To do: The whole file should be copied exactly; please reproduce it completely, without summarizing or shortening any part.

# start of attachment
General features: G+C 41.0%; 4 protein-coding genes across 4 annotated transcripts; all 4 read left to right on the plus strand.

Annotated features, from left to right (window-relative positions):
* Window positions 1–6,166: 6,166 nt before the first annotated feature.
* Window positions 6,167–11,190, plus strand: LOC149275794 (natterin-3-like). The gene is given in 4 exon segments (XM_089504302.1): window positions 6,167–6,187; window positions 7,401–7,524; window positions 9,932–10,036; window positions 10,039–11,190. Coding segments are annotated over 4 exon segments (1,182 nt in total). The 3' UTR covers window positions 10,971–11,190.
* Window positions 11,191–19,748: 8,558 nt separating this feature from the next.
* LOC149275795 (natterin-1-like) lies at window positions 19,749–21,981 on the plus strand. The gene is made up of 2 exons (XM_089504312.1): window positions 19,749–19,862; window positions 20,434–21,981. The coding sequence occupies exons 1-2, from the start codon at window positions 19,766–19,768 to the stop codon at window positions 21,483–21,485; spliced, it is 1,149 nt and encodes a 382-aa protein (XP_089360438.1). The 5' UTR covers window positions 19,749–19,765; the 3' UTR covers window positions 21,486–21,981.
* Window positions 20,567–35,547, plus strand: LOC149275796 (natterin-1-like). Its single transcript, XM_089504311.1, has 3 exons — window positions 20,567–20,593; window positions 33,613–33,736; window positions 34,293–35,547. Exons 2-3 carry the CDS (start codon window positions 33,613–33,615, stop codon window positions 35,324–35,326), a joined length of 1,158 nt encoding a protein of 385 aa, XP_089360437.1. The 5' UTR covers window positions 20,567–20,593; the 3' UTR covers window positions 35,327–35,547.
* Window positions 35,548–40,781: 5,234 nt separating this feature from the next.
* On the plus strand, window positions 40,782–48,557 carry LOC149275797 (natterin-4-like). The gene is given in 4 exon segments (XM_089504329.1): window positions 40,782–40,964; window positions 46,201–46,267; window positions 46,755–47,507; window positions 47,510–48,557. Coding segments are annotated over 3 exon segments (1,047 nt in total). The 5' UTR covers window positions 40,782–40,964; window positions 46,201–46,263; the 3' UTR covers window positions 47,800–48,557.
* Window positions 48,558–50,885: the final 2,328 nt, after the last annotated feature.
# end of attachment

General features: G+C 41.0%; 4 protein-coding genes across 4 annotated transcripts; all 4 read left to right on the plus strand.

Annotated features, from left to right (window-relative positions):
* Window positions 1–6,166: 6,166 nt before the first annotated feature.
* Window positions 6,167–11,190, plus strand: LOC149275794 (natterin-3-like). The gene is given in 4 exon segments (XM_089504302.1): window positions 6,167–6,187; window positions 7,401–7,524; window positions 9,932–10,036; window positions 10,039–11,190. Coding segments are annotated over 4 exon segments (1,182 nt in total). The 3' UTR covers window positions 10,971–11,190.
* Window positions 11,191–19,748: 8,558 nt separating this feature from the next.
* LOC149275795 (natterin-1-like) lies at window positions 19,749–21,981 on the plus strand. The gene is made up of 2 exons (XM_089504312.1): window positions 19,749–19,862; window positions 20,434–21,981. The coding sequence occupies exons 1-2, from the start codon at window positions 19,766–19,768 to the stop codon at window positions 21,483–21,485; spliced, it is 1,149 nt and encodes a 382-aa protein (XP_089360438.1). The 5' UTR covers window positions 19,749–19,765; the 3' UTR covers window positions 21,486–21,981.
* Window positions 20,567–35,547, plus strand: LOC149275796 (natterin-1-like). Its single transcript, XM_089504311.1, has 3 exons — window positions 20,567–20,593; window positions 33,613–33,736; window positions 34,293–35,547. Exons 2-3 carry the CDS (start codon window positions 33,613–33,615, stop codon window positions 35,324–35,326), a joined length of 1,158 nt encoding a protein of 385 aa, XP_089360437.1. The 5' UTR covers window positions 20,567–20,593; the 3' UTR covers window positions 35,327–35,547.
* Window positions 35,548–40,781: 5,234 nt separating this feature from the next.
* On the plus strand, window positions 40,782–48,557 carry LOC149275797 (natterin-4-like). The gene is given in 4 exon segments (XM_089504329.1): window positions 40,782–40,964; window positions 46,201–46,267; window positions 46,755–47,507; window positions 47,510–48,557. Coding segments are annotated over 3 exon segments (1,047 nt in total). The 5' UTR covers window positions 40,782–40,964; window positions 46,201–46,263; the 3' UTR covers window positions 47,800–48,557.
* Window positions 48,558–50,885: the final 2,328 nt, after the last annotated feature.